A Crisis of Faith

My first post in how long? It was supposed to be about how busy I’ve been. I was going to write about my new business, gearing up for an upcoming festival, and success. These things are not at the forefront of my mind right now. What brings me out of the shadows and back to my blog is a need to write.

…2am and I’m still awake writing this song
If I get it all down on paper it’s no longer inside of me
Threatening the life it belongs to…

“Breathe” – Anna Nalick, 2006

Today I write about a good friend of my husband’s. He’s as big as a bear, has the demeanor of a teddy, so I’ll call him Pooh, because you all know I never use anyone’s real names here.

Pooh is losing his battle with cancer. Over the past five years I’ve had the honor of knowing this man and his wife, and he’s a very good person.  My husband has known him far longer.

Pooh surprised the doctors and lived beyond their expectations. He is a stubborn old man and we wouldn’t have it any other way. But in the past month he’s started going downhill fast. This past weekend was hard, and now he’s really not in good shape. When he’s coherent he seems like himself but most of the time he’s out of it. I’ll be surprised if he makes it another week.

I’ve seen Pooh cope with the anger and frustration of not being able to do what he used to do. To have the mental capacity one has but lose one’s physical capacity and know one is just slowly withering away, with no control over the situation, is not easy. I just saw Pooh on occasion; I can only imagine what his wife saw on a daily basis and how hard this has been on her.

I see Mr. Magick Man coping with his emotions. He’s one who tucks things away. I ask how he’s doing and he’s honest – he says, “not good.” But he’s not breaking down like I would in this situation. He’s got the emotions neatly packed in a box somewhere so he can function throughout his day. Meanwhile I sit here being so close to him emotionally I can feel it. And I weep.

I wonder if it’s just this, or if there are old issues being triggered, and I already know the answer. Old issues I neatly tuck away in my own box so I can go on seem to never come out of that box. If I don’t look at them they don’t exist. They just reach up and bite me in the ass at times like this.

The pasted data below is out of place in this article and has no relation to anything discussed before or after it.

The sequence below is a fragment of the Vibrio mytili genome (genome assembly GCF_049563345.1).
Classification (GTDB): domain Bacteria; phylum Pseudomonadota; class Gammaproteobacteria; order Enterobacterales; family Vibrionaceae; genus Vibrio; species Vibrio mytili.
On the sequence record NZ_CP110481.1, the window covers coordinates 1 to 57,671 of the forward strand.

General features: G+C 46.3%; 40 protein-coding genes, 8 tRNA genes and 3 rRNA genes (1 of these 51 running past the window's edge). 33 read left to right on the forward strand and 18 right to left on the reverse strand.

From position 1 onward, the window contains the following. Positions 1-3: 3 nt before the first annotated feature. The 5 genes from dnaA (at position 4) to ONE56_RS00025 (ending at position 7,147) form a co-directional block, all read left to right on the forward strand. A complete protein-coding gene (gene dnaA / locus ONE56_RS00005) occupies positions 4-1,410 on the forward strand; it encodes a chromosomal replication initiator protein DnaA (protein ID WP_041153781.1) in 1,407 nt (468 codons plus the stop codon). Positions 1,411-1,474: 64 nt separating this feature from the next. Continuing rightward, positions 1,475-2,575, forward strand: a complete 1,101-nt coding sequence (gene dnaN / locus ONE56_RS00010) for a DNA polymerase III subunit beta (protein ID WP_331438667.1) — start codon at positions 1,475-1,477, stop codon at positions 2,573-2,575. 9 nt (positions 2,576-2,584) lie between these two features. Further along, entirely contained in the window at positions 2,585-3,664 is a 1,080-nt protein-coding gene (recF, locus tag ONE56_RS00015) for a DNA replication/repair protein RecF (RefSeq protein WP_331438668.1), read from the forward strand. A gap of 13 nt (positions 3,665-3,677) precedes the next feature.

A good friend of mine lost his own battle with cancer years ago, when I worked at The Empire. His diagnosis was a bit worse than Pooh’s. Doctor’s gave him a very grim prognosis from the beginning – about a year, tops. He lived 3-4 years. Attitude is a lot of it, from what I hear. When he passed away, I wondered then, “Why do such good people have to die in such a painful way?” I never came to terms with that concept. I never got my answer.

People die every day and it isn’t for us to make judgment on “good” or “bad”. But when you see the news headlines or hear about these sick people in the world who do terrible things, from rapists to child molesters to terrorists, one has to wonder… Why do they have it so easy? Why is it these things happen to good people instead?

As I was in the garage this morning making incense, I fussed to the heavens above about this… again. I still don’t have an answer. I just have a headache.

‘Cause you can’t jump the track, we’re like cars on a cable
And life’s like an hourglass, glued to the table
No one can find the rewind button now.
So cradle your head in your hands
And breathe… just breathe,
Oh breathe, just breathe

“Breathe” – Anna Nalick, 2006

 

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~ by Duch on August 14, 2013.

One Response to “A Crisis of Faith”

  1. […] (more thoughts from my previous post) […]

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